Samsung has an interesting track record when it comes to smartwatches. The early days of the Gear line envisioned smartwatches with a camera and what seemed out of a Dick Tracy movie. While the Gear branding has been dropped for smartwatches, it’s still around for fitness trackers.
The smartest move yet was to pivot to the Galaxy Watch. It’s the most refined wearable from Samsung yet, works harmoniously with its ecosystem and looks a like a traditional circular watch. It’s big, at either 46 mm or 42 mm, and attracts looks. You can get it in silver (46 mm only), midnight black (42 mm) or rose gold (42 mm).
No matter the watch face, it will be running Samsung’s custom Tizen software, which plays very well with Galaxy phones. It’s limited, as to be expected, on iOS, especially mileage with iMessage, and third-party apps will vary. With Android, it plays a little better, but that’s the nature of the OS. It has excellent battery life that should last multiple days and comes in LTE or cellular variants that work on the big four carriers in the U.S. It will also connect to your smartphone over Bluetooth.
In terms of design, Samsung wanted to make it durable and water resistance. It succeeds in both of these areas, but not to the degree where it ruins the design. Overall, the Galaxy Watch looks good, and while it might be big for some, it makes great use of the space it occupies. For instance, on the 46 mm variant, the physical ring around the screen is moveable and controls aspects of the OS.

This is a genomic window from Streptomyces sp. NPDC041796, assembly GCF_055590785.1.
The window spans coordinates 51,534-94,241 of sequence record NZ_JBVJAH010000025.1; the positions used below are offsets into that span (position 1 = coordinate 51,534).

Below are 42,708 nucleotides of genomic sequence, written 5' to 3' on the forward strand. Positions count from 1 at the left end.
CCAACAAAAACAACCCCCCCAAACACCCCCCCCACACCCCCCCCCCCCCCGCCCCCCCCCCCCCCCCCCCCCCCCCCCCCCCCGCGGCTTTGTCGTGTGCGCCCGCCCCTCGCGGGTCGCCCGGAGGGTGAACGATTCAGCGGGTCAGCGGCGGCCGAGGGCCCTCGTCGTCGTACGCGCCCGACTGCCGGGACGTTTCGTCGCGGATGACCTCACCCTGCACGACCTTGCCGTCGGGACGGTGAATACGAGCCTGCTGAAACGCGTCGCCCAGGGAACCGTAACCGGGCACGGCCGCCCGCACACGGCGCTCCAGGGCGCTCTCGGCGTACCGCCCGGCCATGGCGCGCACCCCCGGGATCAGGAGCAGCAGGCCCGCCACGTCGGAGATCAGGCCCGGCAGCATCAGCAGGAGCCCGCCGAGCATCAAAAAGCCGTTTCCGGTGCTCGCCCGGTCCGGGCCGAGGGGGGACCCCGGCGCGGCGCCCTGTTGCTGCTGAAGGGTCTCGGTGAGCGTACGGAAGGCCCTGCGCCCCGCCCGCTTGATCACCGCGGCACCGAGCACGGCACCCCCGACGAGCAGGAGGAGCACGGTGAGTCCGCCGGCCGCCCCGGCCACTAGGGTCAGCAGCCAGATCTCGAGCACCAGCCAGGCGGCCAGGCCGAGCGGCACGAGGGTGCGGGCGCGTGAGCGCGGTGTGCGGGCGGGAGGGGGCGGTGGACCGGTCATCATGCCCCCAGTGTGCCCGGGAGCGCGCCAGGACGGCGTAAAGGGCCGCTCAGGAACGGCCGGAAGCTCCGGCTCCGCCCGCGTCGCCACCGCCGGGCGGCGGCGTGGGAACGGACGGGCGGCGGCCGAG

From LG to Fossil, two Wear OS smartwatches left an impression.
WearOS will work on Android and iOS, and yes, it’s a bit limited on the latter, but not to a shocking degree. Moreover, if you’re looking for a more affordable option that’s stylish and feature filled, is Fossil Sport. At $255, it undercuts both the Apple Watch and Galaxy Watch. It comes in a variety of colors, including red, and is super lightweight.
Out of the box, it comes paired with a silicone strap (Fossil sells plenty of colors) and straps around the 43 mm or 41 mm screen size. There is no cellular variant, but it uses Bluetooth LE to connect to your phone. It can handle heart rate and activity tracking out of the box, and there are plenty of apps to choose from, thanks to it running on WearOS.
Also, if you want a smartwatch that is a true hybrid with a physical gearbox and an OLED screen, the LG Watch W7 is expensive, but meets the requirements. There are physical hour and minute hands, and a working gearbox. It doesn’t pack many tracking features or a heart rate sensor, but it’s meant to be more of a timepiece.
LG opted for WearOS, and it uniquely deals with the physical hands. You can hit a physical button to have them go flat at 9 and 3, or both up to 12 to minimize the amount of the display they block.